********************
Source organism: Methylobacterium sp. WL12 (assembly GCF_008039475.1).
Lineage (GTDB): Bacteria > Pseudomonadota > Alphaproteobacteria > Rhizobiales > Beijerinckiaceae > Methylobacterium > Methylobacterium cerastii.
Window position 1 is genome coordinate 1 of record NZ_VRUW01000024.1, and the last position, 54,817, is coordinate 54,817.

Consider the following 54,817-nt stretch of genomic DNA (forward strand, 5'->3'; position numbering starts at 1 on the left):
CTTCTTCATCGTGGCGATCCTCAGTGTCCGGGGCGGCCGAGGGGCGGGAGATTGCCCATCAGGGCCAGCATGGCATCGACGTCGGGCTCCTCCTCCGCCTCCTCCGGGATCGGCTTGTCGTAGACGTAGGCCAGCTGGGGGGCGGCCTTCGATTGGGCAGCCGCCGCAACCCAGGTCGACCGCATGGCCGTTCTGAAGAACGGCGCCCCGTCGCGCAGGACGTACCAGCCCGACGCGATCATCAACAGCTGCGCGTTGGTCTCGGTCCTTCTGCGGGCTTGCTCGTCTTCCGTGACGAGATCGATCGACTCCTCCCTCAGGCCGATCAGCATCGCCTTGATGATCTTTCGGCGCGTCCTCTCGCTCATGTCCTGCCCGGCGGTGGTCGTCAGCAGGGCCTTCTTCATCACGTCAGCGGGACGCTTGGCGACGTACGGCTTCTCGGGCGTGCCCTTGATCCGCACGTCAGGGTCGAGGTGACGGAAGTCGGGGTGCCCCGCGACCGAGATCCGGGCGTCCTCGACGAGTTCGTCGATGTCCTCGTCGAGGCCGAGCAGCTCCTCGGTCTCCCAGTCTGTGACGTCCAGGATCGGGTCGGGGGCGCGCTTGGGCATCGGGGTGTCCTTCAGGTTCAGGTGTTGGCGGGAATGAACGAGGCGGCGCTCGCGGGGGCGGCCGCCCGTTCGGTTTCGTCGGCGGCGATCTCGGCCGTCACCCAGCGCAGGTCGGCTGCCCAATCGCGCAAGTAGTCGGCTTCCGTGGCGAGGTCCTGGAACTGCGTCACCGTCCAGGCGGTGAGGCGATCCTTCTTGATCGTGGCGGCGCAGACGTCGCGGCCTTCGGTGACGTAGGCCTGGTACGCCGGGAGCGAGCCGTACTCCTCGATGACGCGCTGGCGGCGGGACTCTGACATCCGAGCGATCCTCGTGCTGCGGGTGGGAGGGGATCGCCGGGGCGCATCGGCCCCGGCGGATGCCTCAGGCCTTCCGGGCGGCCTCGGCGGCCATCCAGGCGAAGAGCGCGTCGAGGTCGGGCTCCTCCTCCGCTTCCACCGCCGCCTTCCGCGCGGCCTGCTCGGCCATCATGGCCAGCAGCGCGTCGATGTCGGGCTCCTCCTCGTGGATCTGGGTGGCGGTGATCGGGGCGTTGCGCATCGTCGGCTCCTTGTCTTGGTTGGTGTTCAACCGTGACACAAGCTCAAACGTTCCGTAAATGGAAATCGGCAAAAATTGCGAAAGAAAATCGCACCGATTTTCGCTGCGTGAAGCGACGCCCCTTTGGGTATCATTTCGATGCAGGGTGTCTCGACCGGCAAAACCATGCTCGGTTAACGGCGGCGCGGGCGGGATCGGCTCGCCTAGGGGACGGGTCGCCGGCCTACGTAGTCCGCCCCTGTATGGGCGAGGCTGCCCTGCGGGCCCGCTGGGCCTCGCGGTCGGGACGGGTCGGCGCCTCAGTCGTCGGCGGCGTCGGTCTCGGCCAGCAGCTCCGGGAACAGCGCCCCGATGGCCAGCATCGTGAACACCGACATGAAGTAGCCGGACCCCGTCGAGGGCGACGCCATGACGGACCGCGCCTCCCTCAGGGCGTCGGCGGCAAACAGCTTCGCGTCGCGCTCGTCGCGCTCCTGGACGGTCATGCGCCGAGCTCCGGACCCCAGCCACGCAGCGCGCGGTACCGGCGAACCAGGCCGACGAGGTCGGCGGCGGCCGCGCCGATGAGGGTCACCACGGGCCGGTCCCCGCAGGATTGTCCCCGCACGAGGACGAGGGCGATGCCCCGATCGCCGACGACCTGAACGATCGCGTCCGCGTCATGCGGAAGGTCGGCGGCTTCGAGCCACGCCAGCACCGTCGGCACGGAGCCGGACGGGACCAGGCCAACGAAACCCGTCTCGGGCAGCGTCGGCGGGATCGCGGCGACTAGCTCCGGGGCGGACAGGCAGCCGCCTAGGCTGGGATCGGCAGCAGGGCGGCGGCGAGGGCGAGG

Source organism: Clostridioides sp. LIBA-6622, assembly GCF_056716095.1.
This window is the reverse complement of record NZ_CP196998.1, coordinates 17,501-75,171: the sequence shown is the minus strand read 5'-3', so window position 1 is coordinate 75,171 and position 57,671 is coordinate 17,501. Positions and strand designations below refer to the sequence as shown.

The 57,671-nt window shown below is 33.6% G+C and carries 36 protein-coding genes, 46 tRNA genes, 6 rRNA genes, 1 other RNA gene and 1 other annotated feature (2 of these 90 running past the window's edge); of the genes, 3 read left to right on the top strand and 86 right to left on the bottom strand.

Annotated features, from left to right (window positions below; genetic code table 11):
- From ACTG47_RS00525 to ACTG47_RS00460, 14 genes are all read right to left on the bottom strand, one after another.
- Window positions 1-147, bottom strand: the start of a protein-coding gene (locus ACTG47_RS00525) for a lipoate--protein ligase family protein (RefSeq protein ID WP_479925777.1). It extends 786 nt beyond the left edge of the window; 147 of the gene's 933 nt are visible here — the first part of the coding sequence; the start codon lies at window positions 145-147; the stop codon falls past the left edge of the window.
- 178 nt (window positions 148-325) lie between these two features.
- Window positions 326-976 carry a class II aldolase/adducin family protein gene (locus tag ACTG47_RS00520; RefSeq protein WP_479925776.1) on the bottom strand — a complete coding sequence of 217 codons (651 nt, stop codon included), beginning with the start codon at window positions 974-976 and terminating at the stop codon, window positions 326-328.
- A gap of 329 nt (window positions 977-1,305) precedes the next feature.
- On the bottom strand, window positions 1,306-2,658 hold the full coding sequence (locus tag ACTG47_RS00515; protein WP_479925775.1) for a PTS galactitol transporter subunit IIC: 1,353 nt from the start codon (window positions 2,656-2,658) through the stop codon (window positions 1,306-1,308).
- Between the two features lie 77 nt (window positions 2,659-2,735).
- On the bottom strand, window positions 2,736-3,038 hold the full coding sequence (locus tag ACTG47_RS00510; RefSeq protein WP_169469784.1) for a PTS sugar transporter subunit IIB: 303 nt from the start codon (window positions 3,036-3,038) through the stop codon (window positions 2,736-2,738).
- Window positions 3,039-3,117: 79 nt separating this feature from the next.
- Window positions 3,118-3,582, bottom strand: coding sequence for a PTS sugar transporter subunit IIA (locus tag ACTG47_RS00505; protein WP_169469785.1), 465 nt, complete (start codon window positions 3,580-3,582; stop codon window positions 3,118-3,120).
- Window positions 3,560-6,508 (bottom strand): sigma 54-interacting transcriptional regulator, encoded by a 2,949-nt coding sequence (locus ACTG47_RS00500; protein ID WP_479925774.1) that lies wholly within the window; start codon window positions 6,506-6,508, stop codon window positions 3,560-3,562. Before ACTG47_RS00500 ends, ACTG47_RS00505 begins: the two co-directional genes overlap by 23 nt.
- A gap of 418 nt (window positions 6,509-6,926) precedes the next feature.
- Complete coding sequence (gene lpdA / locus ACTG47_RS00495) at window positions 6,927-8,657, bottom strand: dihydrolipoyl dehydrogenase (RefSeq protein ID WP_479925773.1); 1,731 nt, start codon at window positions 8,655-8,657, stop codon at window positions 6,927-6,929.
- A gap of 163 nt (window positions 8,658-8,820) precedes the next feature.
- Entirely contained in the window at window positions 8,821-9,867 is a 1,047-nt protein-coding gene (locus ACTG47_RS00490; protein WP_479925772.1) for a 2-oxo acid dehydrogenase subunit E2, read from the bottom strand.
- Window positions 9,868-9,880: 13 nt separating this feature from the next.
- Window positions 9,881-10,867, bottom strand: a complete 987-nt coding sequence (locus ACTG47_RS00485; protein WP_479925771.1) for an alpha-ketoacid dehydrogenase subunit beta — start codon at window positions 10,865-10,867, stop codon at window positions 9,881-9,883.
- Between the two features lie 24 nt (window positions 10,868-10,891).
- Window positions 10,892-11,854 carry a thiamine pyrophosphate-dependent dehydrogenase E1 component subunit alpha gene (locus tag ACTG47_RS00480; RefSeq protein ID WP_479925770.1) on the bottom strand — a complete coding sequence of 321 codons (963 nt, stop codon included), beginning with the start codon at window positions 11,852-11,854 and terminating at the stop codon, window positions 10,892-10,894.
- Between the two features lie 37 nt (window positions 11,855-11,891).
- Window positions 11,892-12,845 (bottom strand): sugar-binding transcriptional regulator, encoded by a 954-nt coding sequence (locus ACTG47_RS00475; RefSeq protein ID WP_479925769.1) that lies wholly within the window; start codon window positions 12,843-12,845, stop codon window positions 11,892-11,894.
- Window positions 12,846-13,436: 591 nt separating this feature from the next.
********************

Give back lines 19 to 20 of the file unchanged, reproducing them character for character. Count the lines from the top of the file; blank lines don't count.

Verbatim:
- Window positions 3,118-3,582, bottom strand: coding sequence for a PTS sugar transporter subunit IIA (locus tag ACTG47_RS00505; protein WP_169469785.1), 465 nt, complete (start codon window positions 3,580-3,582; stop codon window positions 3,118-3,120).
- Window positions 3,560-6,508 (bottom strand): sigma 54-interacting transcriptional regulator, encoded by a 2,949-nt coding sequence (locus ACTG47_RS00500; protein ID WP_479925774.1) that lies wholly within the window; start codon window positions 6,506-6,508, stop codon window positions 3,560-3,562. Before ACTG47_RS00500 ends, ACTG47_RS00505 begins: the two co-directional genes overlap by 23 nt.